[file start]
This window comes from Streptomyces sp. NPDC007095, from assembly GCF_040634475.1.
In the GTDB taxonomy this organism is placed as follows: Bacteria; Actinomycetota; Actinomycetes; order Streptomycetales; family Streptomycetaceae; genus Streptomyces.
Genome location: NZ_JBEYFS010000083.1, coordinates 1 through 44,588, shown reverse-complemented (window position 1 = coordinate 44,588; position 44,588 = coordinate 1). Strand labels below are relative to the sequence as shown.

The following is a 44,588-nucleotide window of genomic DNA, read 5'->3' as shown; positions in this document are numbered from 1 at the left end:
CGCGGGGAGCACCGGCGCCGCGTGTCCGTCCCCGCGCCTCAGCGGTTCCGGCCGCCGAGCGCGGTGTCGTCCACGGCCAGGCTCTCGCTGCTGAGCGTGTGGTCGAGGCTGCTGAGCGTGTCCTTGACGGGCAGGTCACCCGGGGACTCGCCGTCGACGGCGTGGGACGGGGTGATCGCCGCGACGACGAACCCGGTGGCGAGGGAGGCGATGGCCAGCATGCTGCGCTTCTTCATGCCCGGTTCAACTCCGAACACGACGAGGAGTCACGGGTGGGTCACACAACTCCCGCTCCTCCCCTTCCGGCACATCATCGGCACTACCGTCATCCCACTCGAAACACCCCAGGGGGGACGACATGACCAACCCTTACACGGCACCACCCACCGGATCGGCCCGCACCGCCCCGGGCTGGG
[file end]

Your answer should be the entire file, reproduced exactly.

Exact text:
This window comes from Streptomyces sp. NPDC007095, from assembly GCF_040634475.1.
In the GTDB taxonomy this organism is placed as follows: Bacteria; Actinomycetota; Actinomycetes; order Streptomycetales; family Streptomycetaceae; genus Streptomyces.
Genome location: NZ_JBEYFS010000083.1, coordinates 1 through 44,588, shown reverse-complemented (window position 1 = coordinate 44,588; position 44,588 = coordinate 1). Strand labels below are relative to the sequence as shown.

The following is a 44,588-nucleotide window of genomic DNA, read 5'->3' as shown; positions in this document are numbered from 1 at the left end:
CGCGGGGAGCACCGGCGCCGCGTGTCCGTCCCCGCGCCTCAGCGGTTCCGGCCGCCGAGCGCGGTGTCGTCCACGGCCAGGCTCTCGCTGCTGAGCGTGTGGTCGAGGCTGCTGAGCGTGTCCTTGACGGGCAGGTCACCCGGGGACTCGCCGTCGACGGCGTGGGACGGGGTGATCGCCGCGACGACGAACCCGGTGGCGAGGGAGGCGATGGCCAGCATGCTGCGCTTCTTCATGCCCGGTTCAACTCCGAACACGACGAGGAGTCACGGGTGGGTCACACAACTCCCGCTCCTCCCCTTCCGGCACATCATCGGCACTACCGTCATCCCACTCGAAACACCCCAGGGGGGACGACATGACCAACCCTTACACGGCACCACCCACCGGATCGGCCCGCACCGCCCCGGGCTGGG